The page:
By David Silverman
We expect leaders and employees to be accountable. But in today’s complex environment, companies face two challenges when establishing a culture of accountability. First, employees are held accountable for executing on plans that are no longer relevant. Second, in more complex organizational structures, employees don’t understand how their work connects to company objectives and who is responsible for results. These two issues lead to poor accountability and decreased trust across teams.
The original plan no longer makes sense, so I shouldn’t be held to it
The term “accountability” carries a negative connotation for many employees. To them, it often means holding oneself responsible for something they committed to or “doing what you said you were going to do.” This sounds good in principle, but in today’s complex business environment, the course of action an employee or team originally committed to may quickly become obsolete. Plans need to be adjusted to achieve the desired result, and thus the standard of accountability (i.e. “I did what I said I would”) falls short.
Building a culture of accountability requires re-thinking “accountability” to mean ownership of outcomes. Rather than being held to a specific plan the team committed to at the beginning of the year, teams should continuously adapt to achieve peak performance. Employees should still be accountable for producing results, but they should also have the flexibility to innovate and produce those results in the way that is most appropriate for the conditions they face.
Complex org charts and the blame game
Managers are first in-line to take credit for success, but they are often nowhere to be found when things fail, — as the saying goes, “Victory has a hundred fathers and defeat is an orphan.” In modern organizations, work required to achieve results spans teams, business units, and management chains. So, managers tend to point fingers elsewhere when a target is missed. As Ron Askenas notes in HBR, “It’s easier for managers and employees to say that they did their jobs well, and any problems must have been caused somewhere else.”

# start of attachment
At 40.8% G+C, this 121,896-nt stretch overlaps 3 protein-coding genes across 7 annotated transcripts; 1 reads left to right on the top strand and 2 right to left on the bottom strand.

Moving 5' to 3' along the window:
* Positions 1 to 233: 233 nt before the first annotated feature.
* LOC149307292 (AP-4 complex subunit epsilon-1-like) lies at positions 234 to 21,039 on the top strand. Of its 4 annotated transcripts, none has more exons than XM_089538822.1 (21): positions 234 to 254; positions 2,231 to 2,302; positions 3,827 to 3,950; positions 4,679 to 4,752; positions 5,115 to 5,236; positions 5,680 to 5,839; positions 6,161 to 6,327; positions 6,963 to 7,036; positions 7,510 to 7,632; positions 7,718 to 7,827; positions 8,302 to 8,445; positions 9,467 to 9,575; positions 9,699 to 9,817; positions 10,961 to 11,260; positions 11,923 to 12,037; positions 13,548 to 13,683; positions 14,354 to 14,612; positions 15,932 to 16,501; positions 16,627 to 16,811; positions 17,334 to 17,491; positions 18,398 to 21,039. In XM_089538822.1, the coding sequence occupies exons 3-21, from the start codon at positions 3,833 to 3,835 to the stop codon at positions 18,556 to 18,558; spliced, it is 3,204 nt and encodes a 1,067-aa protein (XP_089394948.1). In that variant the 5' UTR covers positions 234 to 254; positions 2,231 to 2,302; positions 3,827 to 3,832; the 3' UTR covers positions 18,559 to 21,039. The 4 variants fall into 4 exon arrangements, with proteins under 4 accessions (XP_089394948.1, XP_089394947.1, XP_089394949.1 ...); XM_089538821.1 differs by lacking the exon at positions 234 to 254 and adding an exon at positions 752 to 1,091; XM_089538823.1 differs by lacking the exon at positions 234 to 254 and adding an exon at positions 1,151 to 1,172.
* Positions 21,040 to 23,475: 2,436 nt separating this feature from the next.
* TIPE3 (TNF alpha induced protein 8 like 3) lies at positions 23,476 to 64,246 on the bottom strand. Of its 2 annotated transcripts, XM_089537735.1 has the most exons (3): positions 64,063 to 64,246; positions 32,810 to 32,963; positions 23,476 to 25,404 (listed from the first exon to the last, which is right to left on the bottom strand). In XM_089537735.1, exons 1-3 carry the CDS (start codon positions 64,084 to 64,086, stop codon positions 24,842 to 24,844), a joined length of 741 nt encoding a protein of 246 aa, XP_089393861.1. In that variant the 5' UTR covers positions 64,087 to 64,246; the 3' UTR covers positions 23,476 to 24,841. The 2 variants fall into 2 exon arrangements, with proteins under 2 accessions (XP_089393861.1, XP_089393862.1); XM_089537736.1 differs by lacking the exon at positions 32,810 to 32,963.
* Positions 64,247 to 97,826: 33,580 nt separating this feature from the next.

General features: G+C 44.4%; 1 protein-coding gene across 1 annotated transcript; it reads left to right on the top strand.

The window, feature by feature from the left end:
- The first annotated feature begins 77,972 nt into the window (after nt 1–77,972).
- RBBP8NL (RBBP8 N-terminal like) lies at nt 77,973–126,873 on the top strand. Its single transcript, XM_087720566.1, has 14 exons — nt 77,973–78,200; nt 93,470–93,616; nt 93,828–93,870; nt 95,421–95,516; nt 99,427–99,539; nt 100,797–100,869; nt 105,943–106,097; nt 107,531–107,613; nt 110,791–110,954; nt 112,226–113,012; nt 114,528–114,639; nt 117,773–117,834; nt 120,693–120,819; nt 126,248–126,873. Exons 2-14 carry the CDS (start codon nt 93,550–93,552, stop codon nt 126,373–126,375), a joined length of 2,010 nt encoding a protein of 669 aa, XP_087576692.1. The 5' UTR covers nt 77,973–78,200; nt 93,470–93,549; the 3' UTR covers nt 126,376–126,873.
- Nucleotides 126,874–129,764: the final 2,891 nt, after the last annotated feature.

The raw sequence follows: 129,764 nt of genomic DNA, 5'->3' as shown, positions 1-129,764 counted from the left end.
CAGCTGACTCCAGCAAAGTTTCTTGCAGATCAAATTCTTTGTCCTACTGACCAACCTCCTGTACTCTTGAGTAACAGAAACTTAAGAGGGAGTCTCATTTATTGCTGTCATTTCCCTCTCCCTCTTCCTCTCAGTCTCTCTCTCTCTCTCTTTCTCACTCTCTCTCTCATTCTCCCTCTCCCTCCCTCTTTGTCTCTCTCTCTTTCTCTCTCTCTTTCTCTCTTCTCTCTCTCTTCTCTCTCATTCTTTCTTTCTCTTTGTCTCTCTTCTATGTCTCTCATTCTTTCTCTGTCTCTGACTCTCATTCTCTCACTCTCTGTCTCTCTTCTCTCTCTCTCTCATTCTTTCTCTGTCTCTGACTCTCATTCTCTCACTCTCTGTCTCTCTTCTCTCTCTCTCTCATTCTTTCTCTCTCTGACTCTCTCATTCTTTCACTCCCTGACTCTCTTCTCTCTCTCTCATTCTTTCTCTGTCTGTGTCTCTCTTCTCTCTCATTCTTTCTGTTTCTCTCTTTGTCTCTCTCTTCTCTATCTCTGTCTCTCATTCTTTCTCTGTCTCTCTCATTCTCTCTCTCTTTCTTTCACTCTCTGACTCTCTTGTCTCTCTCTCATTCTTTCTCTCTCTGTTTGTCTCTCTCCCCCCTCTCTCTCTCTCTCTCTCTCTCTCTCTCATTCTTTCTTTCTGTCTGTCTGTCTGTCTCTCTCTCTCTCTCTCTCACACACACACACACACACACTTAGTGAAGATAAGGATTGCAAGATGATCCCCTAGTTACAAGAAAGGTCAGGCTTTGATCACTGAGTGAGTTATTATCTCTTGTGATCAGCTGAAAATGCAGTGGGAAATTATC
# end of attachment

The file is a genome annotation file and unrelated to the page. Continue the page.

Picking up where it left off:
There are steps you can take to help your organization drive accountability. CrossLead offers a flexible planning tool that enables teams to adjust their plans as needed. Leaders assign ‘owners’ for initiatives, as well as the metrics by which their success will be measured. The real value comes from connecting initiatives across teams together such that dependencies are explicit rather than implied. Teams are made aware of the impact they have on one another. Formally linking dependent work together as a part of the business plan forces “the blame game” to shift to collective accountability — “How can we work together to achieve our shared objective?”
At CrossLead, our mission is to help teams achieve and sustain peak performance. A culture of accountability alone does not guarantee the success of an operation, but its absence guarantees failure. Reach out to us at email@example.com to find out more.